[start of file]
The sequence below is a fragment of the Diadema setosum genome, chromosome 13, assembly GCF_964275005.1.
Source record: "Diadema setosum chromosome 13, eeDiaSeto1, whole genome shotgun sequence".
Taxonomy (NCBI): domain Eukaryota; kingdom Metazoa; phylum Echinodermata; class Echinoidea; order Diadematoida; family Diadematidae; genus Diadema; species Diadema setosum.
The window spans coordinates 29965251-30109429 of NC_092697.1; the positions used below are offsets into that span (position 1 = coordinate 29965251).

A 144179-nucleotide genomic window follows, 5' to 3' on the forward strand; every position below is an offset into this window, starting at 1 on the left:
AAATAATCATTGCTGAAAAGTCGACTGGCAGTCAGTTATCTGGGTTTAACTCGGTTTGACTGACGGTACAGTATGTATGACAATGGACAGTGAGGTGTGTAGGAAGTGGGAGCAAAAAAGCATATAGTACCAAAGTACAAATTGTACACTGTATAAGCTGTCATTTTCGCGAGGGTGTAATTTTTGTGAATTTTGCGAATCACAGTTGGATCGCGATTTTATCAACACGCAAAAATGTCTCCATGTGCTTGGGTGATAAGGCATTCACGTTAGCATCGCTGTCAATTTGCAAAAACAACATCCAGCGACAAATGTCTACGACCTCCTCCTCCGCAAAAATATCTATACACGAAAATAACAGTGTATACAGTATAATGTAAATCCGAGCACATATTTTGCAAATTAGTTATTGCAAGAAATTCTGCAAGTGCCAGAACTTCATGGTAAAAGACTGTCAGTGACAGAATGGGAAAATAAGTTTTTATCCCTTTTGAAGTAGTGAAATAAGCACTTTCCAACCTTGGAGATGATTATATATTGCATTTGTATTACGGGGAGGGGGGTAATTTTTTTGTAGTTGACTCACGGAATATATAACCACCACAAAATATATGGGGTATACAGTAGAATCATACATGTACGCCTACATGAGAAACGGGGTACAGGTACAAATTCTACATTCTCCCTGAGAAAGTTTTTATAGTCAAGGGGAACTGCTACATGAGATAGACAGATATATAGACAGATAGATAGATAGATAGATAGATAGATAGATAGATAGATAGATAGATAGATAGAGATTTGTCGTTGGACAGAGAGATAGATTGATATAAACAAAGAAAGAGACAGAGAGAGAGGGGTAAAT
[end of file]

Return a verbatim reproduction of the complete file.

The sequence below is a fragment of the Diadema setosum genome, chromosome 13, assembly GCF_964275005.1.
Source record: "Diadema setosum chromosome 13, eeDiaSeto1, whole genome shotgun sequence".
Taxonomy (NCBI): domain Eukaryota; kingdom Metazoa; phylum Echinodermata; class Echinoidea; order Diadematoida; family Diadematidae; genus Diadema; species Diadema setosum.
The window spans coordinates 29965251-30109429 of NC_092697.1; the positions used below are offsets into that span (position 1 = coordinate 29965251).

A 144179-nucleotide genomic window follows, 5' to 3' on the forward strand; every position below is an offset into this window, starting at 1 on the left:
AAATAATCATTGCTGAAAAGTCGACTGGCAGTCAGTTATCTGGGTTTAACTCGGTTTGACTGACGGTACAGTATGTATGACAATGGACAGTGAGGTGTGTAGGAAGTGGGAGCAAAAAAGCATATAGTACCAAAGTACAAATTGTACACTGTATAAGCTGTCATTTTCGCGAGGGTGTAATTTTTGTGAATTTTGCGAATCACAGTTGGATCGCGATTTTATCAACACGCAAAAATGTCTCCATGTGCTTGGGTGATAAGGCATTCACGTTAGCATCGCTGTCAATTTGCAAAAACAACATCCAGCGACAAATGTCTACGACCTCCTCCTCCGCAAAAATATCTATACACGAAAATAACAGTGTATACAGTATAATGTAAATCCGAGCACATATTTTGCAAATTAGTTATTGCAAGAAATTCTGCAAGTGCCAGAACTTCATGGTAAAAGACTGTCAGTGACAGAATGGGAAAATAAGTTTTTATCCCTTTTGAAGTAGTGAAATAAGCACTTTCCAACCTTGGAGATGATTATATATTGCATTTGTATTACGGGGAGGGGGGTAATTTTTTTGTAGTTGACTCACGGAATATATAACCACCACAAAATATATGGGGTATACAGTAGAATCATACATGTACGCCTACATGAGAAACGGGGTACAGGTACAAATTCTACATTCTCCCTGAGAAAGTTTTTATAGTCAAGGGGAACTGCTACATGAGATAGACAGATATATAGACAGATAGATAGATAGATAGATAGATAGATAGATAGATAGATAGATAGATAGATAGAGATTTGTCGTTGGACAGAGAGATAGATTGATATAAACAAAGAAAGAGACAGAGAGAGAGGGGTAAAT